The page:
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USDA Innovation Improves Rice Grading

Broken kernels are indicated above.

Broken kernels are indicated above.

With a little help from USDA, consumer-grade photo scanners could revolutionize rice grading.

Consumers much prefer whole kernels of milled rice over broken pieces.  Whole kernels offer more consistent cooking qualities and are in many cases considered more visually appealing.  As a result, the price paid to a rice producer for a load of rough rice can be impacted by the percentage of broken kernels within a sample of rice after it has been milled.

USDA’s Grain Inspection, Packers and Stockyards Administration is developing software for use with consumer-grade photo scanners to measure the percent of broken kernels in milled rice quickly and accurately.   When rough rice is graded in accordance with USDA’s Rice Grading Standards, the percentage of broken kernels within a sample is determined by a trained grader’s visual inspection.

Mechanical sizing equipment instead of visual inspection is routinely used for separating whole and broken rice pieces at various points of the rice marketing process to save time and cost, but mechanical sizing doesn’t account for inherent differences in rice kernel size.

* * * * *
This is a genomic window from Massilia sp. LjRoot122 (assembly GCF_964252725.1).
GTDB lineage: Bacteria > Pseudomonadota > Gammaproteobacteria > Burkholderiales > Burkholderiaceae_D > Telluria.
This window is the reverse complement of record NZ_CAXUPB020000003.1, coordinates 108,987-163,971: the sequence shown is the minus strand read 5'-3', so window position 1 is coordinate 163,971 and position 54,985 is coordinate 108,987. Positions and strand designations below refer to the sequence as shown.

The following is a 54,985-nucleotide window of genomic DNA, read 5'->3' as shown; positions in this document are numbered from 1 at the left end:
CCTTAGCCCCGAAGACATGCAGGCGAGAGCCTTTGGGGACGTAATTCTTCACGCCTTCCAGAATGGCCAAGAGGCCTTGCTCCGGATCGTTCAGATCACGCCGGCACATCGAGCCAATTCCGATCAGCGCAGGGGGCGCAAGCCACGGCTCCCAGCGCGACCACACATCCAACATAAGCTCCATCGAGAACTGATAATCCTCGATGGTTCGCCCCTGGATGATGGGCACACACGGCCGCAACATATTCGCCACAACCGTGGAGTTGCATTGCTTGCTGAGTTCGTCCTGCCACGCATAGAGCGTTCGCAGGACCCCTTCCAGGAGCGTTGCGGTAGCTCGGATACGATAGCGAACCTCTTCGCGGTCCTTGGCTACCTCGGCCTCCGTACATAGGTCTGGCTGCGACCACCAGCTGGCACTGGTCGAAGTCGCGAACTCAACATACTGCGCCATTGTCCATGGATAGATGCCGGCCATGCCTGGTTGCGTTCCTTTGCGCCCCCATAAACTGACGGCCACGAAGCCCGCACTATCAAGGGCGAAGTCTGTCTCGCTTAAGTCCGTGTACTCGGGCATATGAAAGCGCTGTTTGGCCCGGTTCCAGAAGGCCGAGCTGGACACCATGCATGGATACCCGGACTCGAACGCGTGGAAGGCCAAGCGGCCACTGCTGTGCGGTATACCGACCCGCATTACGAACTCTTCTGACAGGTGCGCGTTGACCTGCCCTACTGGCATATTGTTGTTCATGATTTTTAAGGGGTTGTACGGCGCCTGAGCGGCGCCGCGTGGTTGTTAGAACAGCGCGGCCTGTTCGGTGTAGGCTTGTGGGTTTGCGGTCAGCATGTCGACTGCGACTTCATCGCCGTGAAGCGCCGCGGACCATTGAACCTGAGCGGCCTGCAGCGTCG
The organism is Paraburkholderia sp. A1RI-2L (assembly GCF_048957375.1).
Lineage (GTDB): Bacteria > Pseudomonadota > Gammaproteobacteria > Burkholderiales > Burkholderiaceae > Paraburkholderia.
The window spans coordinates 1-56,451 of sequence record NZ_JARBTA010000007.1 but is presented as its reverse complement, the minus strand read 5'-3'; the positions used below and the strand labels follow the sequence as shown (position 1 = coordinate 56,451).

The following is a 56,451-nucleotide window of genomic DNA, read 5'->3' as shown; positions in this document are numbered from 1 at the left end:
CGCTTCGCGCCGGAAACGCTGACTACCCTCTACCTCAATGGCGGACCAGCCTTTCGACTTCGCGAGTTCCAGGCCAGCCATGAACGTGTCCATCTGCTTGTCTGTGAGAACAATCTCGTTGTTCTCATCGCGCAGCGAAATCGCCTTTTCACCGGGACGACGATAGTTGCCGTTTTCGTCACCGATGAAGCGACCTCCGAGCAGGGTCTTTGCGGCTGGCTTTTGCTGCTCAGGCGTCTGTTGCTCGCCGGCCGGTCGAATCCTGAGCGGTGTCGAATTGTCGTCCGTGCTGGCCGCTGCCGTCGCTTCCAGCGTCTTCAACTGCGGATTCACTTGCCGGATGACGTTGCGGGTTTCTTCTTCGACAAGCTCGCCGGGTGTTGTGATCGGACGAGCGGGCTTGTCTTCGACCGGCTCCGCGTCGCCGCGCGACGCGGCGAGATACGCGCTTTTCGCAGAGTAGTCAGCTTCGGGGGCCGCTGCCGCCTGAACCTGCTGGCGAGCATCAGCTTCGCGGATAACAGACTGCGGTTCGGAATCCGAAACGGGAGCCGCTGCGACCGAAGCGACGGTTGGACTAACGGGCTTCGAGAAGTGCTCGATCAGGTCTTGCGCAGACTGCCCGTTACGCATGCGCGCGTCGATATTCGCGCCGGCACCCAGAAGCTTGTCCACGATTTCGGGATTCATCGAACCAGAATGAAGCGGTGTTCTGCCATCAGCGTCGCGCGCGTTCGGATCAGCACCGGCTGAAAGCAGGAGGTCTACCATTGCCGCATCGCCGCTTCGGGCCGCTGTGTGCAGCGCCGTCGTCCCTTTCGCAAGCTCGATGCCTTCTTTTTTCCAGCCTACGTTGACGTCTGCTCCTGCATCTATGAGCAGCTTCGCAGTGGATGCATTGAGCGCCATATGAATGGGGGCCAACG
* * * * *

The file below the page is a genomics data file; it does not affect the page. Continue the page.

USDA’s Rice Studio software rapidly analyzes images of milled rice from a flat-bed scanner.  It identifies fully intact kernels, and then precisely compares fractured kernels with the most similar fully intact kernels to determine whether each fractured kernel is whole or broken.  The program then computes the percentage of broken kernels by weight.   The entire process requires less than five minutes.

The Rice Studio is designed to operate with a wide variety of computers and flatbed photo scanners.  When it is complete, GIPSA will be making this technology available to all interested users.

2 Responses to “USDA Innovation Improves Rice Grading”

  1. kumarasamy says:

    i hope this technology will definitely revolutionized grading system around the world.

    kumarasamy
    Tamil nadu
    India

  2. chuck britton says:

    looks most promising, and interesting technology.

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